On Transgender Issues and How to Talk about Them


Image courtesy of genderwarriors.com

Hey, readers,

I have a request. It’s a pretty important one as it pertains to an estimated 700,000 people in the U.S. alone, a community of people who have spent much of their lives being called the wrong thing, done so with the intention to hurt or otherwise. The community of people I’m talking about is the one made up of transgender men and women, and we have reached the tipping point where we can no longer act dim-witted and in the dark about it.  President Obama has addressed the transgender community in his State of the Union address (a first for any US President), and there are transgender celebrities on television and on the cover of Time Magazine. We need to stop being flippant with our words.

Laverne Cox, star of Netflix Original Orange is the New Black, has gone a long way towards bringing more attention to the transgender community, thanks to her Emmy-nominated role and her documentary The T Word. At last month’s Golden Globe awards, Amazon’s sublime Transparent won two of the night’s big prizes for Best Comedy Series and for Jeffrey Tambor’s wonderful depiction of a person going through transition. In recent years, Lana Wachowski has become the first transgender woman to direct a Hollywood movie with 2012’s Cloud Atlas and 2015’s Jupiter Ascending — both of which, just by the way, feature heavy trans themes, albeit disguised under layers of visual effects and mainstream Hollywood juggernauts like Halle Berry and Channing Tatum.

Janet Mock, transgender rights activist, author of Redefining Realness and host of online talk show So Popular!, has long been calling on mainstream media to examine the way that it talks about transgender bodies and experiences. And with the news that former Olympian and reality television figure Bruce Jenner’s transition will be documented on TV, there is bound to be even more attention paid to the subject.

So, please, let’s smarten up. Follow your parents’ advice and treat other people the way you would like people to treat you. If you’re thinking that, hey, maybe they shouldn’t take things too seriously when you, for example, use the wrong pronoun, even accidentally, consider how frustrated you get when somebody spells your name incorrectly in an email. Or if you think they should be okay with people asking inappropriate and probing questions, just think about what your own reaction would be if a stranger began digging into your sex life simply because they were curious.

It’s always best to follow the leader. It’s important to use the pronoun and the name associated with a transgender man or woman’s correct self-identification. If you’re unsure what pronoun to use, then ask them. Nobody is more knowledgeable on someone’s identity than the person whose identity it actually is, and it makes it a lot easier and less awkward for all involved. If you make a mistake, quickly correct yourself and move on. While it should be fairly obvious that terms such as “it,” “she-male” and “tranny” are as offensive as racial epithets, please also don’t use words like “transvestite” — also derogatory, depending on whom you ask — or phrases like “cross-dresser” and “drag queen.” You’ll only make yourself look foolish by assuming that one community of people is the same as another when they’re not. Likewise, don’t fall into the same hole that Katie Couric did on national TV when she referred to transgender people as nouns. For example, Peter is not a transgender, he is a transgender man.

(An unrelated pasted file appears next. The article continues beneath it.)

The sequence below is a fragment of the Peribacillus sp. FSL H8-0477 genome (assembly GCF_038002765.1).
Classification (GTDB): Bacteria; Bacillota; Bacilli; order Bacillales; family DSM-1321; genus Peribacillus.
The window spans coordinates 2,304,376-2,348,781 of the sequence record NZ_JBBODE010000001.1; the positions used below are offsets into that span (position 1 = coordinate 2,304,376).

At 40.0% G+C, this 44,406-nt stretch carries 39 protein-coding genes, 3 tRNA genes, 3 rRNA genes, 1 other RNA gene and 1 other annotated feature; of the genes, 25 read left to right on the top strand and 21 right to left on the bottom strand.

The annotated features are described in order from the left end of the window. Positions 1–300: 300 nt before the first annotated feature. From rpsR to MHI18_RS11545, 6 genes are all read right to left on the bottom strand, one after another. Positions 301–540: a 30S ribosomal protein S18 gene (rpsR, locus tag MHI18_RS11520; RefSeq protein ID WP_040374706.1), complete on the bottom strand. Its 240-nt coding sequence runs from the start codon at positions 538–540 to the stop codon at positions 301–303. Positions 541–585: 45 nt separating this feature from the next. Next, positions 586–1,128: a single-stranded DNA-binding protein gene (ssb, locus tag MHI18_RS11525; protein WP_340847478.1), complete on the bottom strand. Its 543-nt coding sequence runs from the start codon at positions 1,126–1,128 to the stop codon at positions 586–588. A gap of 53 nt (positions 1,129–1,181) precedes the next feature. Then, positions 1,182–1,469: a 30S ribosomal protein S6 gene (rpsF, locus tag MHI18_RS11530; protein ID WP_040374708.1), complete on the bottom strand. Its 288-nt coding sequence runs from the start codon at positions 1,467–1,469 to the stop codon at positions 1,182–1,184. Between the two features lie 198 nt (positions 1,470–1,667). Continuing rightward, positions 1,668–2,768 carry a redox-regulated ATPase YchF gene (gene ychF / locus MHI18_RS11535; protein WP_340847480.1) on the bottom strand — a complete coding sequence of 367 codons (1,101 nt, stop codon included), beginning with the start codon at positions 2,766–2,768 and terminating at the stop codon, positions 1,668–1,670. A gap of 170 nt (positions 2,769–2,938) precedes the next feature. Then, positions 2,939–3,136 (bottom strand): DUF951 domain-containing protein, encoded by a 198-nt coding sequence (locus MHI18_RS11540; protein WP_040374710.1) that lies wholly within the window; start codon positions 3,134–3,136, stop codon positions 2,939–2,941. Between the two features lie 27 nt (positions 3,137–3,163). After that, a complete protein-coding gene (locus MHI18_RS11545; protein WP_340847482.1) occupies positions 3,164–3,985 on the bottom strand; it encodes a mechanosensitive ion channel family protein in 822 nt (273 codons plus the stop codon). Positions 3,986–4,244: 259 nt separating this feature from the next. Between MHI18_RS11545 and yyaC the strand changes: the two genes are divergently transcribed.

Also, it’s important to remember that gender and sexuality are two completely different things. A transgender woman isn’t necessarily a lesbian, just like how a non-transgender person isn’t necessarily heterosexual. There are all sorts of sexual orientations, and a transgender person may be sexually attracted to women, men, both, or neither. Furthermore, just because somebody no longer identifies as the gender with which they were assigned at birth doesn’t mean they have had surgery. It’s important not to assume. Plenty of transgender men and women live the lives they want to without ever having sex reassignment surgery (not a “sex change operation”). In fact, the Gay and Lesbian Alliance Against Defamation (you know them as GLAAD) even warns people in their media reference guide to “avoid overemphasizing the role of surgeries in the transition process.” As Laverne Cox has said, there is a preoccupation with the idea of transgender people and surgery, which is just one facet of their lives — one that might not necessarily even factor in for many transgender people.

It can feel like a lot to wrap your head around, but it really shouldn’t be all that big of a deal to get over any wrongheaded, Old-World perceptions of “normality” and let people be their own individual selves. With just a bit of respect, it doesn’t take much to stop putting negativity out into the world and start being an ally. Every person in the world, transgender or otherwise, deserves decency and respect. Let people be who they want to be. Go ahead and do some extra research if you need to — it truly doesn’t take very long to educate your vernacular. Don’t be that person in 2015 who still thinks small.

Thank you.

Cover Image Credit: opensourceways/Flickr

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